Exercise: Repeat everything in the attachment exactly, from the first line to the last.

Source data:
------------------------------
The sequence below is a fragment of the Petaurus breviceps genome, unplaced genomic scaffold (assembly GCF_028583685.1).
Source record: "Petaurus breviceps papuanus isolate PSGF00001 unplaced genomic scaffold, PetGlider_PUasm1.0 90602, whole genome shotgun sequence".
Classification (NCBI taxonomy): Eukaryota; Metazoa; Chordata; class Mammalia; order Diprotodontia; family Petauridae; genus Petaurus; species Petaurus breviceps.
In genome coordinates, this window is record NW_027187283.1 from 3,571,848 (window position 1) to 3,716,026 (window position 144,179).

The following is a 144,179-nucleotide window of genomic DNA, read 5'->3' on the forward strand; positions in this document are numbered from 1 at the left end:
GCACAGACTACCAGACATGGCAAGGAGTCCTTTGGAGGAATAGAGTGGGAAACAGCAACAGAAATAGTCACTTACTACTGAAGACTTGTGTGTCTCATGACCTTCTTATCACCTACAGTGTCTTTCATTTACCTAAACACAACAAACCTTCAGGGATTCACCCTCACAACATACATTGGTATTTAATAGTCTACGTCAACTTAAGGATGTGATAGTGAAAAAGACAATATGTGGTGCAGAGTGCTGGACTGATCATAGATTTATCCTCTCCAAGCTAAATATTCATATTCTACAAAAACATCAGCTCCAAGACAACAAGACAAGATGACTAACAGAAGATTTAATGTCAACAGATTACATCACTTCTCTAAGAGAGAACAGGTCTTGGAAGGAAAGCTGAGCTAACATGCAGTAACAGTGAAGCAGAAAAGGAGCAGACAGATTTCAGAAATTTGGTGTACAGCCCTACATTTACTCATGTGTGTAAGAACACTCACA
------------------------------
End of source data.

The sequence below is a fragment of the Petaurus breviceps genome, unplaced genomic scaffold (assembly GCF_028583685.1).
Source record: "Petaurus breviceps papuanus isolate PSGF00001 unplaced genomic scaffold, PetGlider_PUasm1.0 90602, whole genome shotgun sequence".
Classification (NCBI taxonomy): Eukaryota; Metazoa; Chordata; class Mammalia; order Diprotodontia; family Petauridae; genus Petaurus; species Petaurus breviceps.
In genome coordinates, this window is record NW_027187283.1 from 3,571,848 (window position 1) to 3,716,026 (window position 144,179).

The following is a 144,179-nucleotide window of genomic DNA, read 5'->3' on the forward strand; positions in this document are numbered from 1 at the left end:
GCACAGACTACCAGACATGGCAAGGAGTCCTTTGGAGGAATAGAGTGGGAAACAGCAACAGAAATAGTCACTTACTACTGAAGACTTGTGTGTCTCATGACCTTCTTATCACCTACAGTGTCTTTCATTTACCTAAACACAACAAACCTTCAGGGATTCACCCTCACAACATACATTGGTATTTAATAGTCTACGTCAACTTAAGGATGTGATAGTGAAAAAGACAATATGTGGTGCAGAGTGCTGGACTGATCATAGATTTATCCTCTCCAAGCTAAATATTCATATTCTACAAAAACATCAGCTCCAAGACAACAAGACAAGATGACTAACAGAAGATTTAATGTCAACAGATTACATCACTTCTCTAAGAGAGAACAGGTCTTGGAAGGAAAGCTGAGCTAACATGCAGTAACAGTGAAGCAGAAAAGGAGCAGACAGATTTCAGAAATTTGGTGTACAGCCCTACATTTACTCATGTGTGTAAGAACACTCACA